As a leader, you know having a compelling vision and actionable steps to fashion that vision is paramount to your organization’s success. Unfortunately, too many leaders and in turn those they lead look at vision as a statement that hangs on the wall. To make the vision meaningful, relevant and compelling, leaders need to back away from their day to day grind, remove the blinders of e-mails, paperwork, meetings, and all activities that would have them mired down in the weeds of their organizations and seek higher ground to gain needed perspective to take their organizations to greater heights.
It is amazing what can happen when you elevate your perspective; the higher the better, because it gives the leader an opportunity to view things panoramically. Too often leaders only see one side, which equates to their day to day activities. A great example is leaders from same organization but different departments. Daily, they are dealing with limited resources, there is an atmosphere of competition for these resources as well as competition in meeting goals and objectives; there is a lack of understanding about the needs of the internal and external customers as well as external challenges; there is no clear alignment between departments and the overall strategy; and communication that would bridge these issues and create collaboration is severely lacking. In short, leadership perspective is lacking and rather than seeking an elevated point of view, they continue to view things from a fixed viewpoint and the changes and behaviors they desire to move the organization forward don’t materialize. Why; because they fail to see them.
The summit of a mountain at 14,000 feet is a useful metaphor, because it proposes one is observing and gaining clarity rather than being hindered by the manic pace of the organization’s activities. At the summit, you can see the expanse of what is before you for 360 degrees, the danger points, the areas of obstruction and those that pave the way to a successful ascent. Here you have a full unobstructed view of the “BIG PICTURE” and equally as important you can identify the vision and steps to get you there.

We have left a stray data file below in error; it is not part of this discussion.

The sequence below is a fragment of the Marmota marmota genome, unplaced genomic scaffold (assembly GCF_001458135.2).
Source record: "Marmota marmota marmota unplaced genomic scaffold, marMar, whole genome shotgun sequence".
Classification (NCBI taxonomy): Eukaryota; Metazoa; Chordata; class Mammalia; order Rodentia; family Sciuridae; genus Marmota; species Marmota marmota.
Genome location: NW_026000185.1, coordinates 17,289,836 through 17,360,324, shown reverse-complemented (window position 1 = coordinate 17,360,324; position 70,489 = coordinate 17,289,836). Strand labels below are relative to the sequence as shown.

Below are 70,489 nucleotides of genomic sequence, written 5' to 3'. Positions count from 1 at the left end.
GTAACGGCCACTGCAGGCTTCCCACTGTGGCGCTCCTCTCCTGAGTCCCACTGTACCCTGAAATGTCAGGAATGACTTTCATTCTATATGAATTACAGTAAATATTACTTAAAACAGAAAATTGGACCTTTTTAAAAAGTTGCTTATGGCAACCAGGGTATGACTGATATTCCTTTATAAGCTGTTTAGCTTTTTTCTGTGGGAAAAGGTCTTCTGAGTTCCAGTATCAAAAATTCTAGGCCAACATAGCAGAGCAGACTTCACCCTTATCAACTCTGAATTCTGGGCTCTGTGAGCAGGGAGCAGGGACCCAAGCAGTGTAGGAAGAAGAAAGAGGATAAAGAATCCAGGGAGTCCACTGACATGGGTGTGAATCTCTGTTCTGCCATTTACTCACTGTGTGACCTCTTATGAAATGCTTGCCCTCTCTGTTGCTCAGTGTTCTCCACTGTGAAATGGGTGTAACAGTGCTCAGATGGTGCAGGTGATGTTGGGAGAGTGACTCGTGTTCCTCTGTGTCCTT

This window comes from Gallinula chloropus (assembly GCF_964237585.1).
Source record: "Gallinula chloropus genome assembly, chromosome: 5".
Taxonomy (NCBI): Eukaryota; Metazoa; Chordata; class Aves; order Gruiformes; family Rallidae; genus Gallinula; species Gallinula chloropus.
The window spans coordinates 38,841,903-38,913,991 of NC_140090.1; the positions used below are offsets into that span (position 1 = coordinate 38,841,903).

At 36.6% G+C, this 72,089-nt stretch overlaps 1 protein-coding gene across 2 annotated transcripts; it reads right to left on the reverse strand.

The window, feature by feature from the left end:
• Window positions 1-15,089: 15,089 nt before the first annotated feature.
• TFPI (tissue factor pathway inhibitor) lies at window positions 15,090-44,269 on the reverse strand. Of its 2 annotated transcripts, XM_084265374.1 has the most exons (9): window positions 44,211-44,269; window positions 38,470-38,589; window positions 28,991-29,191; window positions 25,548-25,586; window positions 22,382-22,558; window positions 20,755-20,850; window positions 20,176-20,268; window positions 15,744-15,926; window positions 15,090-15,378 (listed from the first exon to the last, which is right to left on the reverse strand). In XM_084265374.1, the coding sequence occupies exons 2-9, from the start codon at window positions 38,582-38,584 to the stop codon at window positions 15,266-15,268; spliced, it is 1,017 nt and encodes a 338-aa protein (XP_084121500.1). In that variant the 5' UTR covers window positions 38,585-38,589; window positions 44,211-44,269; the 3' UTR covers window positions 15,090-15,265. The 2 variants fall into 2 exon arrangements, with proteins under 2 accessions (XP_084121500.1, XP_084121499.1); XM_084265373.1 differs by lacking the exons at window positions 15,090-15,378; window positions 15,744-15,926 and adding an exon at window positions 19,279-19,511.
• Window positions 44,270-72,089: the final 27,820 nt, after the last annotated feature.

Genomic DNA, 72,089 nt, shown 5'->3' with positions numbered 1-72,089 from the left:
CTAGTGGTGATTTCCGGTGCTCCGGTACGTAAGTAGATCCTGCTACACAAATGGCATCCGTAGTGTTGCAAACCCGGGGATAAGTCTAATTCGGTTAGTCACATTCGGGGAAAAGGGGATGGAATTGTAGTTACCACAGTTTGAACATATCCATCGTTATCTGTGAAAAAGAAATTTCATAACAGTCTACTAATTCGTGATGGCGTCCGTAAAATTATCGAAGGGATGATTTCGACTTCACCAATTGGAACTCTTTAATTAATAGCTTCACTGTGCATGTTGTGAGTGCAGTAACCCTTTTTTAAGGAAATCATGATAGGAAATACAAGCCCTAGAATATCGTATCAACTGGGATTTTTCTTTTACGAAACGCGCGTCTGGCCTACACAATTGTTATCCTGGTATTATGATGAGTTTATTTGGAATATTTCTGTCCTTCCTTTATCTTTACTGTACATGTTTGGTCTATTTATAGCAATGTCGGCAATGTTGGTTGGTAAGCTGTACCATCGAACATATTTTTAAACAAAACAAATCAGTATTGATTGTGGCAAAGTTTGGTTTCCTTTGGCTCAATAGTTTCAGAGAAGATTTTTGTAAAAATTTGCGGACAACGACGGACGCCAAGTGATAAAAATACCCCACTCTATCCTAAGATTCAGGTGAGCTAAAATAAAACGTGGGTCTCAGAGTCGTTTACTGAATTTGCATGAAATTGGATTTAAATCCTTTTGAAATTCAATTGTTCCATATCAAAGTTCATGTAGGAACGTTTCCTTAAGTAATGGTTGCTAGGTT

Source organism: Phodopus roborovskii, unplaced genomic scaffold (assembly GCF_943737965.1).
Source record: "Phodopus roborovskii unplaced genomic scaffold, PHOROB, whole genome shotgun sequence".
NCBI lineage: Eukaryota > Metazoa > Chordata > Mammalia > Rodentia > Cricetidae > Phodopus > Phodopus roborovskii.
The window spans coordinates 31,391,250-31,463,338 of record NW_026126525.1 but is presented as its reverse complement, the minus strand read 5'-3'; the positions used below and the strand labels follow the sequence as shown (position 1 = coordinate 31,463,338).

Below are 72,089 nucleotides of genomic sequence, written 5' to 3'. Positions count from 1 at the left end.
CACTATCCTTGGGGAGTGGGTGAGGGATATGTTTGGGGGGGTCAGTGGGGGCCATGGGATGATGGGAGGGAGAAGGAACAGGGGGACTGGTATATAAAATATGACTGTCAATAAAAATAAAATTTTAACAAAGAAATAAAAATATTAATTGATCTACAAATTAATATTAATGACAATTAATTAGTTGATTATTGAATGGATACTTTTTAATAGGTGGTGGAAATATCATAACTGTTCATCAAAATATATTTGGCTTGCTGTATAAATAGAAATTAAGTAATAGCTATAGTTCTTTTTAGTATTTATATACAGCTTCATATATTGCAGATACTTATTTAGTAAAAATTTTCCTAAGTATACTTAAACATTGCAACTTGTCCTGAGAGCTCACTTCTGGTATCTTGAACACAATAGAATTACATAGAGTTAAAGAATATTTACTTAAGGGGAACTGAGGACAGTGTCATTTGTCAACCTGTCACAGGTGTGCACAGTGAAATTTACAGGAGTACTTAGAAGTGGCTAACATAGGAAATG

As a leader, this big picture view gives you the ability to observe what is going right and what is going wrong. You can clearly delineate the paths of success and the ones leading to a dead end or a serious uphill battle. You can ascertain whether the relationships between departments, customers, suppliers, and other key stakeholders are effective or in need of mending. You can survey the resources available and identify redundancies, inefficiencies, and where it makes sense to leverage collaboration, and broaden the utilization of resources. You have the ability to take in all the elements you observe about your organization and implement actions that will lead you closer to your organization’s vision.
The bridge between your people and the vision is clearly articulated and shared action steps. Creating these steps lies in your ability to translate what you see into tangible direction that will attract, motivate and compel your followers to action; action that translates into your collective success. Consider the following to create these meaningful steps:
In the end, leadership from 14,000 feet represents a mind-set. Your ability to rise above the noise and the grind for just enough time to gain the clarity and perspective needed to see and articulate a vision of where you are and where you need to go.
Paul Martinez is a Colorado Springs based trainer and speaker specializing in leadership training and organizational development. He is also an adjunct executive coach at the Center for Creative Leadership. He can be reached at Paul@ru-dynamicallydriven.com.